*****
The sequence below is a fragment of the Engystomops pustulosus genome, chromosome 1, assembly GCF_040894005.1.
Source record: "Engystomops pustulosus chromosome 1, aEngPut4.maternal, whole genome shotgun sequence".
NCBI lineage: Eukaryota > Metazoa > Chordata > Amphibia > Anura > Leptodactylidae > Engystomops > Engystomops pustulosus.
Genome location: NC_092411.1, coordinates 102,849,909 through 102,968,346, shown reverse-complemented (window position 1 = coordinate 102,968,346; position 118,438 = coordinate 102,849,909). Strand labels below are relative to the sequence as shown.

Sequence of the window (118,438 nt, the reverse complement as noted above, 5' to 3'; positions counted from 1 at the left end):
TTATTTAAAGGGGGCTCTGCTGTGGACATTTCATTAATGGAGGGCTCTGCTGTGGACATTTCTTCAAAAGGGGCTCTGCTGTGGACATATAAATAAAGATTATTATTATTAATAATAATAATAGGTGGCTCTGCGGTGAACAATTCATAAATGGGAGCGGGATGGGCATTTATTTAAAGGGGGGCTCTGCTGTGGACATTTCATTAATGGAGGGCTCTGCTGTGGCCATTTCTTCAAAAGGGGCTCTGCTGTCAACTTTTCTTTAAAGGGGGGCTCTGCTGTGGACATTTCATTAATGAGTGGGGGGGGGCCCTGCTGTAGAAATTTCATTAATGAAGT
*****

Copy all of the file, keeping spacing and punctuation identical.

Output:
The sequence below is a fragment of the Engystomops pustulosus genome, chromosome 1, assembly GCF_040894005.1.
Source record: "Engystomops pustulosus chromosome 1, aEngPut4.maternal, whole genome shotgun sequence".
NCBI lineage: Eukaryota > Metazoa > Chordata > Amphibia > Anura > Leptodactylidae > Engystomops > Engystomops pustulosus.
Genome location: NC_092411.1, coordinates 102,849,909 through 102,968,346, shown reverse-complemented (window position 1 = coordinate 102,968,346; position 118,438 = coordinate 102,849,909). Strand labels below are relative to the sequence as shown.

Sequence of the window (118,438 nt, the reverse complement as noted above, 5' to 3'; positions counted from 1 at the left end):
TTATTTAAAGGGGGCTCTGCTGTGGACATTTCATTAATGGAGGGCTCTGCTGTGGACATTTCTTCAAAAGGGGCTCTGCTGTGGACATATAAATAAAGATTATTATTATTAATAATAATAATAGGTGGCTCTGCGGTGAACAATTCATAAATGGGAGCGGGATGGGCATTTATTTAAAGGGGGGCTCTGCTGTGGACATTTCATTAATGGAGGGCTCTGCTGTGGCCATTTCTTCAAAAGGGGCTCTGCTGTCAACTTTTCTTTAAAGGGGGGCTCTGCTGTGGACATTTCATTAATGAGTGGGGGGGGGCCCTGCTGTAGAAATTTCATTAATGAAGT